Mecklenburg County will receive the lion’s share of $461 million in federal railroad funds -- unless one of its legislators, Rep. Ric Killian of Charlotte, succeeds in his campaign to kill the deal.
NCDOT provided a county-by-county breakdown of rail projects worth $520 million. It combines the $461 million in ARRA (stimulus) funds committed by the Federal Railroad Administration this week, plus $59 million North Carolina received previously.
Mecklenburg gets projects worth nearly $152 million, and it shares a $92 million project with neighboring Cabarrus County. (Killian contends, below, that Charlotte folks would suffer more than anyone else in the state because of this federal investment.)
ARRA Funding for Projects Covered by Agreement by County
Davidson and Rowan* $1,444,659
Cabarrus and Mecklenburg* $92,116,212
Wake, Durham, Alamance, Guilford, Davidson, Rowan, Cabarrus, Mecklenburg $39,598,176
* Projects crossing county lines
Double tracks, straightened curves and other improvements will qualify tracks for a top speed boost from the current 79 mph to 90 mph a few years from now, after the railroads install positive-train control safety technology.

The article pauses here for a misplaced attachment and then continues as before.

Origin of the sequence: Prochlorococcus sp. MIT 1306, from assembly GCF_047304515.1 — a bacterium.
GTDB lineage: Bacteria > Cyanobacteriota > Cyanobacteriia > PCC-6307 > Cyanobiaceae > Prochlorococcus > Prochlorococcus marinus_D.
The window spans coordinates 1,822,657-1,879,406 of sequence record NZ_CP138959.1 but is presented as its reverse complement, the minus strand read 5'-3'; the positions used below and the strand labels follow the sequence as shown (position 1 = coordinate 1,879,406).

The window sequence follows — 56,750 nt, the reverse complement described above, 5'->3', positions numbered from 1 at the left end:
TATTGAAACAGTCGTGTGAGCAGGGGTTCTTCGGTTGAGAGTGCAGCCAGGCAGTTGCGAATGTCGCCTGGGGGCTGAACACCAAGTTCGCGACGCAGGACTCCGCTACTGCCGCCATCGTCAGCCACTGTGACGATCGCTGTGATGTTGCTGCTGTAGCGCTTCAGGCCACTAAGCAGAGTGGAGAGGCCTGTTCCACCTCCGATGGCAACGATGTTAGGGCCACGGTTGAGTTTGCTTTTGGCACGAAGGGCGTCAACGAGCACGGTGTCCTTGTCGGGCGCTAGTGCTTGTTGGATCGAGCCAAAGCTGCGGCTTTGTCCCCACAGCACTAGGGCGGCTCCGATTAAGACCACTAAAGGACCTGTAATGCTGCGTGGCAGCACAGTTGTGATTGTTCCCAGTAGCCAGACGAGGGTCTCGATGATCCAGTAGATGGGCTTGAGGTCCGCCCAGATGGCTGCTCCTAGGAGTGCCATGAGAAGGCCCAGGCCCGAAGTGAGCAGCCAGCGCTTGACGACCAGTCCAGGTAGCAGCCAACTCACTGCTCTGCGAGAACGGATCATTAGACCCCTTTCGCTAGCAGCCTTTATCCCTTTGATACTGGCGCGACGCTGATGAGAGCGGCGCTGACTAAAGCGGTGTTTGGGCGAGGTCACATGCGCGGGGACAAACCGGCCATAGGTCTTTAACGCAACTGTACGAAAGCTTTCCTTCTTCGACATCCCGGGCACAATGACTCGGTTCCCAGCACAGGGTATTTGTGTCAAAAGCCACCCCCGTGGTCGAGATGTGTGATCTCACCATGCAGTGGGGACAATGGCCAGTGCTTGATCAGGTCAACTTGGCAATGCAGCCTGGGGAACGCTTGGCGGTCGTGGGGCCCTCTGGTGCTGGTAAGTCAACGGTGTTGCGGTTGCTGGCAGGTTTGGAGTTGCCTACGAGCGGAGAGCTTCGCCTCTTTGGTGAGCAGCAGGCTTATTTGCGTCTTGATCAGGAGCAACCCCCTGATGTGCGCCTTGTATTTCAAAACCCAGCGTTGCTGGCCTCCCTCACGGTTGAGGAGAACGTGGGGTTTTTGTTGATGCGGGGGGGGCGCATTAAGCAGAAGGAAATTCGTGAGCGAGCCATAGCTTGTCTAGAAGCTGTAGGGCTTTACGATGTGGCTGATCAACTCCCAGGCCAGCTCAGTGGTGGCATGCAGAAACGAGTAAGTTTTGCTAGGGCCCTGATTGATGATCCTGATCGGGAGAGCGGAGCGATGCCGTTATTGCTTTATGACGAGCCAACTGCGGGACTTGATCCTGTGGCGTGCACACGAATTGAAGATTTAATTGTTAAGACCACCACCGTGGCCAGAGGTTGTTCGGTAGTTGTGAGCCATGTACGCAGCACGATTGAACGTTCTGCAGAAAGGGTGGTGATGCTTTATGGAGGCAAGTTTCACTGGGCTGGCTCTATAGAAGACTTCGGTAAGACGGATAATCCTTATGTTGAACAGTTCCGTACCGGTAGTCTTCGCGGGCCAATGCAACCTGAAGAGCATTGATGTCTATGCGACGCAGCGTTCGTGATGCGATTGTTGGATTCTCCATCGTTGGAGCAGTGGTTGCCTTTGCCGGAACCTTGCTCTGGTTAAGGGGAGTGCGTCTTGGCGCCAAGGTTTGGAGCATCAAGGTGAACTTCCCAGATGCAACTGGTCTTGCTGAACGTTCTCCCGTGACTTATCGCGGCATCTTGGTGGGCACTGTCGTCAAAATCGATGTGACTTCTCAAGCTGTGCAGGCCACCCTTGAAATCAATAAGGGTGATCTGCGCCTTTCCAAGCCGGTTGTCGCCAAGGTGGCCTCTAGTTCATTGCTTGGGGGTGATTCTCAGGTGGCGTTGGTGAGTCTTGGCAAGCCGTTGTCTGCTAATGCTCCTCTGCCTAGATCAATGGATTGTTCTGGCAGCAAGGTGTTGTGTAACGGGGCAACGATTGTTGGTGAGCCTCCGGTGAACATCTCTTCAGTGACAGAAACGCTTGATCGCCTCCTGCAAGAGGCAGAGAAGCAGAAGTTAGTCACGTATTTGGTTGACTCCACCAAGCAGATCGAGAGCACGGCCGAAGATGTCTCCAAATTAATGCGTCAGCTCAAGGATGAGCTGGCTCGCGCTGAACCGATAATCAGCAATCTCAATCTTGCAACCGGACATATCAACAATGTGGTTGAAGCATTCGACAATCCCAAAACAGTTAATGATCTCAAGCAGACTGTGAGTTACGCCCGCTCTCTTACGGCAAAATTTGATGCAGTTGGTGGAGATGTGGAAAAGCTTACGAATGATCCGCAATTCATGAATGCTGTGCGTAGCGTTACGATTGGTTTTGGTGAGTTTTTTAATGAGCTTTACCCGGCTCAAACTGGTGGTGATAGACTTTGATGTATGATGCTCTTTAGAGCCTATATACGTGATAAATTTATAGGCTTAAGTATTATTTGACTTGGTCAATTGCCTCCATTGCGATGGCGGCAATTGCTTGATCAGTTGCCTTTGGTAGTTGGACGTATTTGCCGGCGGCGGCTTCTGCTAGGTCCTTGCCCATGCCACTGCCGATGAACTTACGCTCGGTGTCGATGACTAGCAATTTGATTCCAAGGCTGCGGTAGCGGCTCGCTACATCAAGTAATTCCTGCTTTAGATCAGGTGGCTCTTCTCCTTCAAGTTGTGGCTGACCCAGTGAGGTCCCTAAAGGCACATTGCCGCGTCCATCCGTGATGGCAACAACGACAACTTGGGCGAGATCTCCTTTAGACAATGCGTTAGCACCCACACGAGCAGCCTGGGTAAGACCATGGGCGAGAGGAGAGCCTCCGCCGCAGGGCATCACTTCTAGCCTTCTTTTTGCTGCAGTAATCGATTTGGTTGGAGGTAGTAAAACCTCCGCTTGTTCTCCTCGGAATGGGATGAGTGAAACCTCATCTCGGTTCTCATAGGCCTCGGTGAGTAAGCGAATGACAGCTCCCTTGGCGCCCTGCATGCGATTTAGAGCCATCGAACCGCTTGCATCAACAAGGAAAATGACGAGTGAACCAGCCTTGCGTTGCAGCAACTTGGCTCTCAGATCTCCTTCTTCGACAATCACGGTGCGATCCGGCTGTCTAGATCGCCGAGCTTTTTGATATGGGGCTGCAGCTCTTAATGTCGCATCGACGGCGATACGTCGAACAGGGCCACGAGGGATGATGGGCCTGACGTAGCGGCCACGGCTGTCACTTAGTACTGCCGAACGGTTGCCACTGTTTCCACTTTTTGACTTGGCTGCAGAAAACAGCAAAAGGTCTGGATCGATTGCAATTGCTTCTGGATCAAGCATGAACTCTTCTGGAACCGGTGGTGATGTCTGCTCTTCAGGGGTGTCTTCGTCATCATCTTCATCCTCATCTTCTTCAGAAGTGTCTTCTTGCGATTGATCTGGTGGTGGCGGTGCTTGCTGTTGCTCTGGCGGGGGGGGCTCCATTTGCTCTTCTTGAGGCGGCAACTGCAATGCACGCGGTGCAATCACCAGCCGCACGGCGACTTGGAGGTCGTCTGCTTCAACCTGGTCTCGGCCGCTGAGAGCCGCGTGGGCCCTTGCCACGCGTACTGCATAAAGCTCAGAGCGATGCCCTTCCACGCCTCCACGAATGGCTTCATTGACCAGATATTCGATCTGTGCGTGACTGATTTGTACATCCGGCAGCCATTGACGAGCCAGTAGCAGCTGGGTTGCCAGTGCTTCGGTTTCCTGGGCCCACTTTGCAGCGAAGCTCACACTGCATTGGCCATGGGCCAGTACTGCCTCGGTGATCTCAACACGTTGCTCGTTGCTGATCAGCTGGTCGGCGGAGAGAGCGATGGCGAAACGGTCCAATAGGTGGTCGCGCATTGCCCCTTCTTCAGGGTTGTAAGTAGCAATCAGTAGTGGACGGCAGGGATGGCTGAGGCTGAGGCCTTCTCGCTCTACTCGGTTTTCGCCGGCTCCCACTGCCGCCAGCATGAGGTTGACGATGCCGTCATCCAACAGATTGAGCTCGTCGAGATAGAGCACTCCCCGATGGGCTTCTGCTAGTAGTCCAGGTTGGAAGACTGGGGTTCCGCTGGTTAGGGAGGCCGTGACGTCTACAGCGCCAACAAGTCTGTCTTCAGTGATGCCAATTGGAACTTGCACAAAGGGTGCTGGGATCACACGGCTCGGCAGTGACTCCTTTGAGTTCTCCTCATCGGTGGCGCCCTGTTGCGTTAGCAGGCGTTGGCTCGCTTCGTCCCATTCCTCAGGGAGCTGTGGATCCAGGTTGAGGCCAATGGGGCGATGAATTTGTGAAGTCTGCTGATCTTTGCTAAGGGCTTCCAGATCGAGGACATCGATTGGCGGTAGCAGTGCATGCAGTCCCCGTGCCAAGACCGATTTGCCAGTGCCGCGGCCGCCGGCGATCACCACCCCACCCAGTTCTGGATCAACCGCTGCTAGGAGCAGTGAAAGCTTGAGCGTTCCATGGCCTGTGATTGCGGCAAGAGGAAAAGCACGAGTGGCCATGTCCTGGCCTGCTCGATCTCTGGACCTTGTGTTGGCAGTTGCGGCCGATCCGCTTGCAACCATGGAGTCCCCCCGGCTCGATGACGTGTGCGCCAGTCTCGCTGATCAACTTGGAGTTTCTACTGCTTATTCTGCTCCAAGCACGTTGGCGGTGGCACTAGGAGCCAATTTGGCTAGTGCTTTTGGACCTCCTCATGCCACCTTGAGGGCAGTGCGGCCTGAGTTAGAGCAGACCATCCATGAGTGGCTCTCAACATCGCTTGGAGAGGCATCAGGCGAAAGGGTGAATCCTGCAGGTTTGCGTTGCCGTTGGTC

The biggest single project, in Charlotte, involves $128 million to grade-separate CSX and Norfolk Southern tracks that now meet in a four-way stop. The work will send CSX trains burrowing beneath Norfolk Southern tracks. It will prepare the way for Charlotte's next big transportation project: a multimodal station downtown for Amtrak and local transit trains and buses.
Killian contends that the deal will saddle North Carolina taxpayers with future operation and maintenance costs as high as $50 million a year.
In an interview this week I asked him whether the federal funding he wants to kill would benefit his constituents in Charlotte.
"My concern is for the citizens of this state," he replied.
Asked again about whether Charlotte in particular would benefit, Killian said:
I think the answer probably could be no, knowing the citizens of Charlotte pay such a great amount of taxes. And any potential liability is going to be borne by the taxpayers; therefore, I think it could hurt the citizens of Charlotte even more than other areas of the state.
The House Transportation Committee is scheduled to take up Killian's kill bill at its next meeting, Tuesday at noon in 643 Legislative Office Building. Other legislators have said they want more details from NCDOT about the rail projects.